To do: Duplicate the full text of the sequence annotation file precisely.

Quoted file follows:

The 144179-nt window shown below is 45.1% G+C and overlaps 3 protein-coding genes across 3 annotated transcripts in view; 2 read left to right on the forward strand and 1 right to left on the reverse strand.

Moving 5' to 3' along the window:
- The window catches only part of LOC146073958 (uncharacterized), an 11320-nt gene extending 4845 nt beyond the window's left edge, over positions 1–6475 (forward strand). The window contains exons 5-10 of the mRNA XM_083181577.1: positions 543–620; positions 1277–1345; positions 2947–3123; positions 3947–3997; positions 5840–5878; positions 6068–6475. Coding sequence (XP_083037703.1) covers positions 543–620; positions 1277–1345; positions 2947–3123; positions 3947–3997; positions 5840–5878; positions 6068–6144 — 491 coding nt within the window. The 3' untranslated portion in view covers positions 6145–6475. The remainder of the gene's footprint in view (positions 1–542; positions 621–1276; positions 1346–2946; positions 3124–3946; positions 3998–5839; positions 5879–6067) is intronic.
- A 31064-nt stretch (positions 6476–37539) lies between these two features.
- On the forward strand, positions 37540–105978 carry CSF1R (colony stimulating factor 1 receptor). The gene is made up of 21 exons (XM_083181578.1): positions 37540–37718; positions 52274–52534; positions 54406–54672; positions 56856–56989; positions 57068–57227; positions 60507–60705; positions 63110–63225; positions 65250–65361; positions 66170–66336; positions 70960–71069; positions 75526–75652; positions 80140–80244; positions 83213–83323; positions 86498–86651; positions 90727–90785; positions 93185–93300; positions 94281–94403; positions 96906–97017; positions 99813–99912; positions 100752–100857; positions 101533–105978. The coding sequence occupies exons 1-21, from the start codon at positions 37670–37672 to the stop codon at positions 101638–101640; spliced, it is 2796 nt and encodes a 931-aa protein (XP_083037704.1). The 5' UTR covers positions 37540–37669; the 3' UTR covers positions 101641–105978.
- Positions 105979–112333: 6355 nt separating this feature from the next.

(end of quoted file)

The 144179-nt window shown below is 45.1% G+C and overlaps 3 protein-coding genes across 3 annotated transcripts in view; 2 read left to right on the forward strand and 1 right to left on the reverse strand.

Moving 5' to 3' along the window:
- The window catches only part of LOC146073958 (uncharacterized), an 11320-nt gene extending 4845 nt beyond the window's left edge, over positions 1–6475 (forward strand). The window contains exons 5-10 of the mRNA XM_083181577.1: positions 543–620; positions 1277–1345; positions 2947–3123; positions 3947–3997; positions 5840–5878; positions 6068–6475. Coding sequence (XP_083037703.1) covers positions 543–620; positions 1277–1345; positions 2947–3123; positions 3947–3997; positions 5840–5878; positions 6068–6144 — 491 coding nt within the window. The 3' untranslated portion in view covers positions 6145–6475. The remainder of the gene's footprint in view (positions 1–542; positions 621–1276; positions 1346–2946; positions 3124–3946; positions 3998–5839; positions 5879–6067) is intronic.
- A 31064-nt stretch (positions 6476–37539) lies between these two features.
- On the forward strand, positions 37540–105978 carry CSF1R (colony stimulating factor 1 receptor). The gene is made up of 21 exons (XM_083181578.1): positions 37540–37718; positions 52274–52534; positions 54406–54672; positions 56856–56989; positions 57068–57227; positions 60507–60705; positions 63110–63225; positions 65250–65361; positions 66170–66336; positions 70960–71069; positions 75526–75652; positions 80140–80244; positions 83213–83323; positions 86498–86651; positions 90727–90785; positions 93185–93300; positions 94281–94403; positions 96906–97017; positions 99813–99912; positions 100752–100857; positions 101533–105978. The coding sequence occupies exons 1-21, from the start codon at positions 37670–37672 to the stop codon at positions 101638–101640; spliced, it is 2796 nt and encodes a 931-aa protein (XP_083037704.1). The 5' UTR covers positions 37540–37669; the 3' UTR covers positions 101641–105978.
- Positions 105979–112333: 6355 nt separating this feature from the next.